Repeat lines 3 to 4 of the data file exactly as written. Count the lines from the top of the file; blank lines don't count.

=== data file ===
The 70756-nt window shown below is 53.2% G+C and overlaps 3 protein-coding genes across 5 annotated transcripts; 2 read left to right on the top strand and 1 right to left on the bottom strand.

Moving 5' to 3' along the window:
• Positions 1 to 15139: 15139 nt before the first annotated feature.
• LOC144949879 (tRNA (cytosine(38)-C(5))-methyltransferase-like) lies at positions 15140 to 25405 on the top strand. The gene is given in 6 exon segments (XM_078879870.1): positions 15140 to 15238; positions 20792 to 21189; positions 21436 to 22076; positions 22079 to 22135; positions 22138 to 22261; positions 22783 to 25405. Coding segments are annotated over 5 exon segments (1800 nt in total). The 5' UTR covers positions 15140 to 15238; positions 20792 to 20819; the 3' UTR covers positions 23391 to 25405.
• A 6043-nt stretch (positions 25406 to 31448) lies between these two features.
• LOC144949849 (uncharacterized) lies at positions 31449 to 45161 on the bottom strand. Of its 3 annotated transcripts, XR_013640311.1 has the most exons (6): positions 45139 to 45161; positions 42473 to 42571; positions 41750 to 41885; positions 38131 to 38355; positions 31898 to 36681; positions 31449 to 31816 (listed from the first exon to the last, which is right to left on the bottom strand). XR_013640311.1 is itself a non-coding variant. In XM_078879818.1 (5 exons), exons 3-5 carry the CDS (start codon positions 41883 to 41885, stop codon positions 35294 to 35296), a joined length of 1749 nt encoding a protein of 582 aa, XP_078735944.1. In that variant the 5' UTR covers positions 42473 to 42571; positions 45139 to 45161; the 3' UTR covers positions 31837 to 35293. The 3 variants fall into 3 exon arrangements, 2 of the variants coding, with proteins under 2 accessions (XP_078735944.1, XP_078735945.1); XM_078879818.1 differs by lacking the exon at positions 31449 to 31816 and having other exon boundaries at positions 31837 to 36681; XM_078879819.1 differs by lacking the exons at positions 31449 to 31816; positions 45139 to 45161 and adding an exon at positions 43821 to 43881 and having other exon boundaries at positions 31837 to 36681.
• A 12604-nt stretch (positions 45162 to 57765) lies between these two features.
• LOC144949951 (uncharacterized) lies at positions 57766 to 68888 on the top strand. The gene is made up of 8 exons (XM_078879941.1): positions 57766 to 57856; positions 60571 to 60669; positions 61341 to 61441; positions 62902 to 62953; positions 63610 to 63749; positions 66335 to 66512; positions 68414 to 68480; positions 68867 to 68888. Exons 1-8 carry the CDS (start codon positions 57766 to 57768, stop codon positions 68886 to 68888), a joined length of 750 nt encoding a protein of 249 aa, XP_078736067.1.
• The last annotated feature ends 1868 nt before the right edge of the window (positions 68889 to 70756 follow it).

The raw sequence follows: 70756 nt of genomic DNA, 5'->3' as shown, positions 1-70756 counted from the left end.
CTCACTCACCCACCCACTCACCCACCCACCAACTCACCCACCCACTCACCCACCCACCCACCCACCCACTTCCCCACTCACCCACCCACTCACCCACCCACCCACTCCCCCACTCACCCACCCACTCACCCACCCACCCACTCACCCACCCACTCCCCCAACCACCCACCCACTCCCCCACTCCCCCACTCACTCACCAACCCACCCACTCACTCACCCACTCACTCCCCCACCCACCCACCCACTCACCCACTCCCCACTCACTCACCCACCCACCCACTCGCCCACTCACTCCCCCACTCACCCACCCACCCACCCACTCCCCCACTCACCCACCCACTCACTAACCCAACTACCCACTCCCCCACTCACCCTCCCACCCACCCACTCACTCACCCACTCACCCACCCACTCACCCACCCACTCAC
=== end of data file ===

• Positions 1 to 15139: 15139 nt before the first annotated feature.
• LOC144949879 (tRNA (cytosine(38)-C(5))-methyltransferase-like) lies at positions 15140 to 25405 on the top strand. The gene is given in 6 exon segments (XM_078879870.1): positions 15140 to 15238; positions 20792 to 21189; positions 21436 to 22076; positions 22079 to 22135; positions 22138 to 22261; positions 22783 to 25405. Coding segments are annotated over 5 exon segments (1800 nt in total). The 5' UTR covers positions 15140 to 15238; positions 20792 to 20819; the 3' UTR covers positions 23391 to 25405.